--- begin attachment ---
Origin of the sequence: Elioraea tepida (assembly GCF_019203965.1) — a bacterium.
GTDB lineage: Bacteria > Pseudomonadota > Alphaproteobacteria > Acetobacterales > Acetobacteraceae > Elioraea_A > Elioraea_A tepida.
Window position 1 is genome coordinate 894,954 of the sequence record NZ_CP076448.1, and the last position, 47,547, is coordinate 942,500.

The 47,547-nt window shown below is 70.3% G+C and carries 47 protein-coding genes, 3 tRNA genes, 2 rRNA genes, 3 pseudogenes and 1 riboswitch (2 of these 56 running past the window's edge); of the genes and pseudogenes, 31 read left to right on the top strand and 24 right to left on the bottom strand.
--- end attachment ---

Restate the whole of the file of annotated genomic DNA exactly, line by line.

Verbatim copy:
Origin of the sequence: Elioraea tepida (assembly GCF_019203965.1) — a bacterium.
GTDB lineage: Bacteria > Pseudomonadota > Alphaproteobacteria > Acetobacterales > Acetobacteraceae > Elioraea_A > Elioraea_A tepida.
Window position 1 is genome coordinate 894,954 of the sequence record NZ_CP076448.1, and the last position, 47,547, is coordinate 942,500.

The 47,547-nt window shown below is 70.3% G+C and carries 47 protein-coding genes, 3 tRNA genes, 2 rRNA genes, 3 pseudogenes and 1 riboswitch (2 of these 56 running past the window's edge); of the genes and pseudogenes, 31 read left to right on the top strand and 24 right to left on the bottom strand.